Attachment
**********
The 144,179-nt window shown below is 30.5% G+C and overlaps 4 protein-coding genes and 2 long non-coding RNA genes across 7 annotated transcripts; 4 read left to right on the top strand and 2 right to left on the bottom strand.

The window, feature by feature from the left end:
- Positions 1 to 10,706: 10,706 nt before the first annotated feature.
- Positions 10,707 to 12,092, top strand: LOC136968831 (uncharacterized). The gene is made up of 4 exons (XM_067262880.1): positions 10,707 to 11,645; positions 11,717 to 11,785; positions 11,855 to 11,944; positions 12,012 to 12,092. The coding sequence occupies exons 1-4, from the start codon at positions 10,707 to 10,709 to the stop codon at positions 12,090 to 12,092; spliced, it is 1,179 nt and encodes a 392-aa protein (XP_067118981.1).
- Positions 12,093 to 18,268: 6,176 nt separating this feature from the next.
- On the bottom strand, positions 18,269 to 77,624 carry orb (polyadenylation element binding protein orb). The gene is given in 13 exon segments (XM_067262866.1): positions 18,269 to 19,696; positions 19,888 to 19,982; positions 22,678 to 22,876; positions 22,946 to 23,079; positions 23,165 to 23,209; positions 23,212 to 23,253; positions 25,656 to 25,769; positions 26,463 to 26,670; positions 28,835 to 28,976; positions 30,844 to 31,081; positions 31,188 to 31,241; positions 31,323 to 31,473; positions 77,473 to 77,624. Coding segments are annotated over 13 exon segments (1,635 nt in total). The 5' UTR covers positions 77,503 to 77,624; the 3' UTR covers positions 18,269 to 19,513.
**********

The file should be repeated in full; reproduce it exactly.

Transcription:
The 144,179-nt window shown below is 30.5% G+C and overlaps 4 protein-coding genes and 2 long non-coding RNA genes across 7 annotated transcripts; 4 read left to right on the top strand and 2 right to left on the bottom strand.

The window, feature by feature from the left end:
- Positions 1 to 10,706: 10,706 nt before the first annotated feature.
- Positions 10,707 to 12,092, top strand: LOC136968831 (uncharacterized). The gene is made up of 4 exons (XM_067262880.1): positions 10,707 to 11,645; positions 11,717 to 11,785; positions 11,855 to 11,944; positions 12,012 to 12,092. The coding sequence occupies exons 1-4, from the start codon at positions 10,707 to 10,709 to the stop codon at positions 12,090 to 12,092; spliced, it is 1,179 nt and encodes a 392-aa protein (XP_067118981.1).
- Positions 12,093 to 18,268: 6,176 nt separating this feature from the next.
- On the bottom strand, positions 18,269 to 77,624 carry orb (polyadenylation element binding protein orb). The gene is given in 13 exon segments (XM_067262866.1): positions 18,269 to 19,696; positions 19,888 to 19,982; positions 22,678 to 22,876; positions 22,946 to 23,079; positions 23,165 to 23,209; positions 23,212 to 23,253; positions 25,656 to 25,769; positions 26,463 to 26,670; positions 28,835 to 28,976; positions 30,844 to 31,081; positions 31,188 to 31,241; positions 31,323 to 31,473; positions 77,473 to 77,624. Coding segments are annotated over 13 exon segments (1,635 nt in total). The 5' UTR covers positions 77,503 to 77,624; the 3' UTR covers positions 18,269 to 19,513.